SFD 2021: An 11-hour community gathering

To be honest, we didn’t know what to expect.

In retrospect, the year 2020 may have been a very odd year for Linux Professional Institute (LPI) to get initially involved with international Software Freedom Day (SFD). After all, this has typically been a day when Linux user groups, open source advocates, schools and others celebrate the day with local events. Some do open houses, some stage “Installfests” (bring your computer and people will help you load Linux on it or help with support), others do training or just informal ask-me-anything (AMA) gatherings.

Missed our activities for Software Freedom Day? Check out the recordings!

Indeed, it has always struck me that the open source world has taken the 70s phrase, “Think Global, Act Local” very seriously to heart. LPI couldn’t be what it is without staff, friends, partners and exam takers in almost every country and territory. I still recall LPI being part of the World Summit on the Information Society conference in 2003, promoting open source with a diverse contingent from a dozen countries. We gave out thousands of Linux CDs and even ran an exam lab. But we also had the Geneva Linux Users Group there to provide guidance to local diplomats (and keep the bar fridge well stocked).

We were hoping for a similar global/local vibe for SFD 2021, but the virus had other ideas. I, and most of you, haven’t been to another country or even a local event since early 2020.

When we first contacted the Digital Freedom Foundation, creators of SFD, in late 2020 we were hopeful that there might be a return of in-person events in 2021, but it was not to be. To be sure, we committed that LPI was going to be a major participant one way or the other. However, the year has been filled with lockdowns, ever-changing advice on masks, vaccinations and mobility. As it turns out the world wasn’t ready – YET! – for a return to safe, face-to-face gatherings on September 18, the date of this year’s event.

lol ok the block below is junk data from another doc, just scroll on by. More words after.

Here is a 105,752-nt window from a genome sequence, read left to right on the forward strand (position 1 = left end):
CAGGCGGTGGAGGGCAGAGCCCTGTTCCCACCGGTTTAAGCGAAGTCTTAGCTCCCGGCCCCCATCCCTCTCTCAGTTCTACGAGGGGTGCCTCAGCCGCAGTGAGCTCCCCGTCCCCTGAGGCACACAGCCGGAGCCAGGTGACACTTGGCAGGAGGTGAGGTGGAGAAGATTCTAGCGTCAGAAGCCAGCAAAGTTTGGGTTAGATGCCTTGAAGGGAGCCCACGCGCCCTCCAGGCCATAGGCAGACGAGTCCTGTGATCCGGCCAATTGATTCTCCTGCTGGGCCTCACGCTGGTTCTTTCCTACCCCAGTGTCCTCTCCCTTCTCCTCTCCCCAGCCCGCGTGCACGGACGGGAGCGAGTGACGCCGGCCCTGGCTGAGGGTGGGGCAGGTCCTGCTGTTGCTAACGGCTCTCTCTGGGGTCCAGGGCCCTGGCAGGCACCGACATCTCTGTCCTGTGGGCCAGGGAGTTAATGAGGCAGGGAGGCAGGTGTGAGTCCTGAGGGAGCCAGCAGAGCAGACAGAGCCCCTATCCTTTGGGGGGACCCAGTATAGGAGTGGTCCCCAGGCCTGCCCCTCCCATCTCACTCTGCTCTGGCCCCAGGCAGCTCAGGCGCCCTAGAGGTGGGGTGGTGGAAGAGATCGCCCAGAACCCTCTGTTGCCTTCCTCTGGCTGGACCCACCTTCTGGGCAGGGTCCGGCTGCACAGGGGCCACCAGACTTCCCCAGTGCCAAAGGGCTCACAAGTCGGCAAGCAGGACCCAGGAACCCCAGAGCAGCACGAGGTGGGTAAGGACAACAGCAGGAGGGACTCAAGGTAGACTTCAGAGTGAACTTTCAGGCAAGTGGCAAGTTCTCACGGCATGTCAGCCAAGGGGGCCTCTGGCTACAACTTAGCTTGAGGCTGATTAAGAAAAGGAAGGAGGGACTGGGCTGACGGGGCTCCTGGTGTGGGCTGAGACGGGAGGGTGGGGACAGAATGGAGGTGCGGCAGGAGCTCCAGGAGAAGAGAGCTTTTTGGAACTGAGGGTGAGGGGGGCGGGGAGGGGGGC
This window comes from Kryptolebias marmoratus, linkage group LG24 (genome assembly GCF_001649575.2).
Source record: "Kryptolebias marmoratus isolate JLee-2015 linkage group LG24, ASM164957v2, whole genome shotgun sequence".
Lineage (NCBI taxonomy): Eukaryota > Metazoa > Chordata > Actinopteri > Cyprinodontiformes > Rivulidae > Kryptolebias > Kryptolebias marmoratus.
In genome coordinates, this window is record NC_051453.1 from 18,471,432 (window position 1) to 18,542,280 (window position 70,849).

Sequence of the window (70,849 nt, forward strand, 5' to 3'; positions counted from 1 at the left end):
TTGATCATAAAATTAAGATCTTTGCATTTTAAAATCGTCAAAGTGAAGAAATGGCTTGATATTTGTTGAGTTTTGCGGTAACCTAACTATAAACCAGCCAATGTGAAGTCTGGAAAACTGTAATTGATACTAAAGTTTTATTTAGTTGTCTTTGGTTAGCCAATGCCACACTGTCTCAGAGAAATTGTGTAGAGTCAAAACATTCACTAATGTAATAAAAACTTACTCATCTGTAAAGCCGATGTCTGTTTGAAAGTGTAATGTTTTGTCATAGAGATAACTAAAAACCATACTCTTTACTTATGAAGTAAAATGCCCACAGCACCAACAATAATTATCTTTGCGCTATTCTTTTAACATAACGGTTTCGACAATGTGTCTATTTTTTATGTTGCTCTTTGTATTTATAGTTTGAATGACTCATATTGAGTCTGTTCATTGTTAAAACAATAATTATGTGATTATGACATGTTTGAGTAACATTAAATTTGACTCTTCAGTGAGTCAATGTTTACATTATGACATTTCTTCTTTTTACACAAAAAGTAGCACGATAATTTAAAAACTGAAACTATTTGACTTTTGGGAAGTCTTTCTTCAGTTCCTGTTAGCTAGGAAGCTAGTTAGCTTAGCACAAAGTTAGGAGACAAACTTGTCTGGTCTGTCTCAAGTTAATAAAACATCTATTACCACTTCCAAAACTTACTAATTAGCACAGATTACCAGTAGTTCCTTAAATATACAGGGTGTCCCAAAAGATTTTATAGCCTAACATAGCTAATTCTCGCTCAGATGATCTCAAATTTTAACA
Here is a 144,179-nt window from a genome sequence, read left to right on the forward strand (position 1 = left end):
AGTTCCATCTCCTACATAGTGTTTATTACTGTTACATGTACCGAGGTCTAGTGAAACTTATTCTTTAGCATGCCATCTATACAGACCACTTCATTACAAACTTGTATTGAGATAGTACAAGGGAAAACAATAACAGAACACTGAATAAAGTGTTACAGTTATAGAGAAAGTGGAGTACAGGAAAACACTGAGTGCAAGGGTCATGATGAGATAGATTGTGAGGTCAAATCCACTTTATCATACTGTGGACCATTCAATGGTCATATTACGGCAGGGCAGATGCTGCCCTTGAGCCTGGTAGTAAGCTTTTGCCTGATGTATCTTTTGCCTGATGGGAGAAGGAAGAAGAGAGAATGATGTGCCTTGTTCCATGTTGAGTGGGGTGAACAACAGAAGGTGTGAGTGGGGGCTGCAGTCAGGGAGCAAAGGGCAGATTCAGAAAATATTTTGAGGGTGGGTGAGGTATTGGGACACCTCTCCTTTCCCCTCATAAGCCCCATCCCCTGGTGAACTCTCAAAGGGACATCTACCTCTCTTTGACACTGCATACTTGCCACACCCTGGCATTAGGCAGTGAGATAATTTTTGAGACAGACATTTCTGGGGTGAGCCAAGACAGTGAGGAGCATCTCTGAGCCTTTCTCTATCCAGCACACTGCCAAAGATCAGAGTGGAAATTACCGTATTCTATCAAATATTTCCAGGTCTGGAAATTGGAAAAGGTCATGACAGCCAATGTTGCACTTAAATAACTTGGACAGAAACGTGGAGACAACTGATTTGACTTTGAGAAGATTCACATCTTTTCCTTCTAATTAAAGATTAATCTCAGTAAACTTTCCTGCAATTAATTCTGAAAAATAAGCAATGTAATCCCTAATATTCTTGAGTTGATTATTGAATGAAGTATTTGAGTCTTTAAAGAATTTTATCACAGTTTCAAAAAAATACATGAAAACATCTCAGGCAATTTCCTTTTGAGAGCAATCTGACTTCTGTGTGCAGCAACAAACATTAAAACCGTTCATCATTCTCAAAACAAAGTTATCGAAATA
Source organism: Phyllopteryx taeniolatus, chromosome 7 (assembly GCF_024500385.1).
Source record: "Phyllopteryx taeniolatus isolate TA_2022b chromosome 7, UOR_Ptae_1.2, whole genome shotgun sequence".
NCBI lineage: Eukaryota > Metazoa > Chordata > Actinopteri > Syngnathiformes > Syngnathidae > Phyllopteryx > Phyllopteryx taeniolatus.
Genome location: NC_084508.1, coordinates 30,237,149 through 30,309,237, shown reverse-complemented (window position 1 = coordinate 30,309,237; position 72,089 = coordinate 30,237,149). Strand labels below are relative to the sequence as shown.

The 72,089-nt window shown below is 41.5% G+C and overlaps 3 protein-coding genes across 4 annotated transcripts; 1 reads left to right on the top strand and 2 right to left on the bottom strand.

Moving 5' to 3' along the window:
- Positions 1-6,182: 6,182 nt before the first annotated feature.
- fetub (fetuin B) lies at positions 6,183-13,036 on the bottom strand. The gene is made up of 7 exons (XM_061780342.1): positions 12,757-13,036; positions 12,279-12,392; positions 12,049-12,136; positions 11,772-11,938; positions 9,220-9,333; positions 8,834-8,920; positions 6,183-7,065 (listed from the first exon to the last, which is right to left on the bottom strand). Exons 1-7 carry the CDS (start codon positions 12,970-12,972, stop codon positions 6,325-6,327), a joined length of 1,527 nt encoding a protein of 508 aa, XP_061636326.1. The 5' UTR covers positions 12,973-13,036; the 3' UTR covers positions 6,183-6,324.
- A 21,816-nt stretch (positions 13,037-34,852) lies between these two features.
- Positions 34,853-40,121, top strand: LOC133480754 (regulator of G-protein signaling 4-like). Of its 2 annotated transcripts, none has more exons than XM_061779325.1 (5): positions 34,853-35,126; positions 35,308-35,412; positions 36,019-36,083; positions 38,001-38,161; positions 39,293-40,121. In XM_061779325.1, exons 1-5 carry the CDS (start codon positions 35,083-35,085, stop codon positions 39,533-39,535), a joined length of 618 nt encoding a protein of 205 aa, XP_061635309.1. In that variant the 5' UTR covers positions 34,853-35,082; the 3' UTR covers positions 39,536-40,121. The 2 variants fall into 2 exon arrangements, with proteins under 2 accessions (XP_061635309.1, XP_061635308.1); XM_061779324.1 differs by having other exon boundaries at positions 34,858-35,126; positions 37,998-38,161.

Given what had confronted us, LPI stepped up to the challenge. Helmed by our über-composed events manager Kaitlin Edwards, we assembled a team to determine what could be done. Talking to LPI partners, user groups and others in our community, it became clear that in-person events were off-limits this year. So we did the next-best thing: we spoke to some of the expertise and advocates in our Linux and open source communities, and we staged a global, virtual, SFD open-house.

The result, thanks to the team’s tireless efforts, was an 11-hour marathon of talks, demonstrations, panel discussions and even some AMA time, co-hosted by Kaitlin and me. We had good attendance throughout, and because of the sheer duration of the program had something to offer in every timezone. Best of all, we were about to keep the program diverse, with participants in 14 different countries and multiple languages. And six of the presenters were women.

While it was quite the task in keeping all this working smoothly, I also had the opportunity to take in the sessions myself. We were able to bring in something at all levels, from beginner to expert, covering not only technical but also legal and social issues surrounding open source. And it wasn’t even all about Linux, thanks to Deb Goodkin’s presentation on BSD.

Of course there was something missing, given the inability to shake hands or make eye contact with the audience. The world is slowly opening up again, and LPI is already planning to attend some of the in-person open source conferences scheduled for later this year. Our commitment to SFD is serious and multi-year, and we now have a year of lessons to learn from. I’m looking forward to building on this beginning, to really live the global/local character of open source, and to seeing you join us September 17, Software Freedom Day 2022!

About Evan Leibovitch:

Evan is LPI Director of Community Relations and one of the organizations' co-founders. A longtime advocate of open computing and open source, he was ZDNet's first Linux-specific columnist and has participated in numerous conferences, nonprofits, policy initiatives and white papers. Before re-joining LPI in 2017 he worked for the United Nations refugee agency (UNHCR) working to bring Internet access and work opportunities to refugee centres in Egypt, Uganda and Kenya. He was co-founder and first president of the Canada Chapter of the Internet Society, and first Chair of the the North American At-Large advisory body of ICANN. He is based in Toronto, Canada.

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